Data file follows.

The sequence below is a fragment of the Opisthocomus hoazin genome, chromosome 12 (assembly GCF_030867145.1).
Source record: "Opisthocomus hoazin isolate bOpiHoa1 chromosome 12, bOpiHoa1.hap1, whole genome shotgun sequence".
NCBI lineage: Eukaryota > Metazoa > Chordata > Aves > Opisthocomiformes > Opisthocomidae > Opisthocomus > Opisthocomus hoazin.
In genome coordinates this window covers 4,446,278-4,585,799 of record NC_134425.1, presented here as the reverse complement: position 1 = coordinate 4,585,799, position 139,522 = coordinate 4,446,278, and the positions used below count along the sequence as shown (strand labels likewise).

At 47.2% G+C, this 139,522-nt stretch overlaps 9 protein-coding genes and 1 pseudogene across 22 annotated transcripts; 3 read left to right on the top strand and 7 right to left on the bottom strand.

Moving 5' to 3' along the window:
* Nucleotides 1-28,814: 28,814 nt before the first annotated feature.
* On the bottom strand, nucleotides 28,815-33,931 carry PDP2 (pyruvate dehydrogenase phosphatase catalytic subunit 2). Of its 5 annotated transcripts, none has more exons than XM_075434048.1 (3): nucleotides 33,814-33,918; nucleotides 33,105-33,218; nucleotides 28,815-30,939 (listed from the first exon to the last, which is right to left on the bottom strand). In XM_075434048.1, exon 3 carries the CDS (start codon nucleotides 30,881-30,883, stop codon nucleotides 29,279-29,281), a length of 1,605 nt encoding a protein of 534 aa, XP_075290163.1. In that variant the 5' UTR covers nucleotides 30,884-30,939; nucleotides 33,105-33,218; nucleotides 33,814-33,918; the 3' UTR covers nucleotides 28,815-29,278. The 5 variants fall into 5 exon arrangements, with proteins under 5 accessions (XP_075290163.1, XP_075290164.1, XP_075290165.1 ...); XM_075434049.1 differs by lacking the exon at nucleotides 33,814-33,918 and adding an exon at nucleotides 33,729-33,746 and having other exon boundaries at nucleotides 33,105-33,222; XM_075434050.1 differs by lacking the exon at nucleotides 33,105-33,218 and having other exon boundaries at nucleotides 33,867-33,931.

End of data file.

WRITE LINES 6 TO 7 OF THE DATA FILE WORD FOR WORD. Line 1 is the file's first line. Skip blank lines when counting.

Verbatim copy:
Moving 5' to 3' along the window:
* Nucleotides 1-28,814: 28,814 nt before the first annotated feature.